While we seem to be rife with OT threads, I thought I'd throw in an OT 
question that's been percolating in my mind for quite a while.

Where do you recommend to live? Feel free to provide just a city name, 
or to go into detail. When I say "for a programmer," I'm mainly 
referring to the existence of programming jobs, but other aspects, such 
as the existence of ?UGs, proximity to nerdy attractions, etc. could 
play a part. Also feel free to just tell me some places to look for 
ideas, and then tell me to Get to Googlin'. :)

Obviously, the usual places show up: Silicon Valley, Wash DC (where I am 
now), *insert big city here* -- any info you have about why you would or 
wouldn't recommend one of these would be appreciated. I'm also looking 
for places that are off-the-beaten path (but still accessible, so 
Fraser, B.C. is out of the question, sorry) -- Portland, OR and even 
Bend, OR seem to be attracting techies, for example. Why? Should I be 
interested, too? Why or why not? I have preference towards places in the 
US, but if you have hometown pride, you are of course welcome to give it 
shoutout. :)

For the short term, I'm stuck here earning a living, and for the medium 
term, I'm probably going to go where my long-time friends are, in Calif. 
(SF? SB? LA? SD? not sure), but I'm trying to plan ahead a little more 
than I have in the past, so am hoping to build an arsenal of info. You 
guys are the best group I could think to ask.

I'll provide a little about DC, in fairness to y'all, and maybe as a 
template.
1. The housing market here is ridiculously expensive. I think it might 
be going down a *little* soon, but yikes, it's high.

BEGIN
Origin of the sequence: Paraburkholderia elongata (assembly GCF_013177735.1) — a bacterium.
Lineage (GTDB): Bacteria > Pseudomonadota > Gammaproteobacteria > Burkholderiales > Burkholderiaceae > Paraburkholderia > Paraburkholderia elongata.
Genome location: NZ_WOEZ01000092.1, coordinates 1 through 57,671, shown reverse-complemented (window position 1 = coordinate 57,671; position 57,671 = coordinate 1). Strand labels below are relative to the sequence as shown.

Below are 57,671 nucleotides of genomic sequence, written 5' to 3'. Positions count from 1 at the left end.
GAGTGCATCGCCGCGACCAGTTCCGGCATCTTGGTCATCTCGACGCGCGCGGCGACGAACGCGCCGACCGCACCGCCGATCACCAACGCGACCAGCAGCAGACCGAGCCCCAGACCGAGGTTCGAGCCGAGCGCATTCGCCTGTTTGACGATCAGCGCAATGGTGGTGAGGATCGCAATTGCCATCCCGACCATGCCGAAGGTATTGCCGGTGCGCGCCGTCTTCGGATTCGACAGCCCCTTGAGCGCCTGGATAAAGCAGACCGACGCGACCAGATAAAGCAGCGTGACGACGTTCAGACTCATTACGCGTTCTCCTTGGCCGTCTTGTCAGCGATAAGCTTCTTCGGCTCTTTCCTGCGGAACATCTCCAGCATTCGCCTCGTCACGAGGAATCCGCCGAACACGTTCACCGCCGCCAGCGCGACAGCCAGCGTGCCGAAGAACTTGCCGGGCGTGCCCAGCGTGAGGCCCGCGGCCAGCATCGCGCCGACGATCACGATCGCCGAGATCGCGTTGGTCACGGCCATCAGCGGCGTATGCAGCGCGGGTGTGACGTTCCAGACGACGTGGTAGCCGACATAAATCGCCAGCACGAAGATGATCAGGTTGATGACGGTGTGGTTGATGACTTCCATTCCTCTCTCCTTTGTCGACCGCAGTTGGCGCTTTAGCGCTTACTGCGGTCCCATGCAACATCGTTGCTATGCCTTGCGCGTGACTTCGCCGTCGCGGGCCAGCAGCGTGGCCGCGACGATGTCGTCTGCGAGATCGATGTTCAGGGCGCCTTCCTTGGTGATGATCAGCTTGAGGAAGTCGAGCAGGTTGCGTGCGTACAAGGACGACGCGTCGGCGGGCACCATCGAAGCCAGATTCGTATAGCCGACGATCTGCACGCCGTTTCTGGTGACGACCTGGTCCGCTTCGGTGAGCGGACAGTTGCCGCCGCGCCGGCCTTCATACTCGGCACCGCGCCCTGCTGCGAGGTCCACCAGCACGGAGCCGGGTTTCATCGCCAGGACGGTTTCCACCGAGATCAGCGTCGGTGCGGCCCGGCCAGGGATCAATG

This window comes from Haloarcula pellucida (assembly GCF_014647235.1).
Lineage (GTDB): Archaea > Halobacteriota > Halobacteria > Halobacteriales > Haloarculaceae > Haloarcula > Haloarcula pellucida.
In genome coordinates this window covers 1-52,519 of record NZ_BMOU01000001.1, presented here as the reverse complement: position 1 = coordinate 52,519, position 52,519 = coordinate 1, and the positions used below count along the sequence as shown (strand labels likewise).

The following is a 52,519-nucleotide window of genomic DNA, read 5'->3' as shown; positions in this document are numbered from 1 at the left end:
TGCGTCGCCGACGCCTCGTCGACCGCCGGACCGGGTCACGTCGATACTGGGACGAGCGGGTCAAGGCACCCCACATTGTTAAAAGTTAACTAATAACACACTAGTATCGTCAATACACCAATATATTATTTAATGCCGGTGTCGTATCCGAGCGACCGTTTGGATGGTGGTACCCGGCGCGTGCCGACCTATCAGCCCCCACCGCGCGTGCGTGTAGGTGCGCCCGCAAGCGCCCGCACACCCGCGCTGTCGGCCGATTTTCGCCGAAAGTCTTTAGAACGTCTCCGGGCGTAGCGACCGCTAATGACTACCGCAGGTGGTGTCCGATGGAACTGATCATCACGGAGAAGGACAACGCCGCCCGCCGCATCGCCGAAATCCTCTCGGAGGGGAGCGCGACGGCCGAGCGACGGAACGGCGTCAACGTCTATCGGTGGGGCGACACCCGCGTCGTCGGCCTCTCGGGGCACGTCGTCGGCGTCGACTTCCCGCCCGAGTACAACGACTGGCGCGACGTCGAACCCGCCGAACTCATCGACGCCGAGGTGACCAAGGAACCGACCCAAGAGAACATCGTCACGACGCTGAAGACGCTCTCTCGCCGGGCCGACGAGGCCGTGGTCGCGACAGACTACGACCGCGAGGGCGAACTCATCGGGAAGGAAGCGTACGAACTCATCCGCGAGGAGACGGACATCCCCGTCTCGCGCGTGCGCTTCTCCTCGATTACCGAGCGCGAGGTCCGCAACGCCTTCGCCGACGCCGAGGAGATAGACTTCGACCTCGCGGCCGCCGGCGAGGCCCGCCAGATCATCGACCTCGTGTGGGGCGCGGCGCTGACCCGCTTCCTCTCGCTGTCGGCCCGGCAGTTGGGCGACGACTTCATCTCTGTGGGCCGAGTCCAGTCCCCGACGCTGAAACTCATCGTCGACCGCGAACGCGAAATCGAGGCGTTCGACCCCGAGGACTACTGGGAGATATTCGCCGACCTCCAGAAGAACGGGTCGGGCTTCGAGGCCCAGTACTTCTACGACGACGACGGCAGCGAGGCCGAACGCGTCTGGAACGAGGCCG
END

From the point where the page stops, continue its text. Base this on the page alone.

2. It's probably because high tech jobs are in high supply here. Gov't 
contracting is the name of the game, and while you probably won't be 
using Agile methodologies to build the Next Big Thing, you'll at least 
have a fairly well-paying and steady job.
3. Weather's not fantastic. Temperate climates. Warm for its latitude 
because of some sort of wind thing. Generally pretty cloudy during the 
Spring/Fall, though, due to its proximity to the water.
4. Traffic sucks. Combine that with the fact that you can only afford to 
live in the boonies and you've got a recipe for un-fun.
5. Entertainment is pretty decent, if you don't mind the traffic it 
takes to get there. We've got the Kennedy Center in DC, Nissan Pavillion 
out west in Warrenton, VA, all sorts of jazz, bars, etc. and DC is 
obviously a pretty popular place for artists to include as part of a 
national/regional tour. We've got fantastic museums and art galleries, 
many of which are free.
6. There's a very good variety of decent restaurants, and some very good 
ones. Of course, for any genre X of food, there's apparently some city Y 
that produces better X. Oh well. :)
7. It's a big, suburban region. You're not going to see any "sense of 
belonging" to the DC area, in people. You're not going to find that 
'cept for probably way in the city (where it's urban), or way out (where 
it's rural, in which case you'll find the annual Nokesville festival, or 
whatever).
8. I may be full of it.

I shut up now.

Thanks,
Devin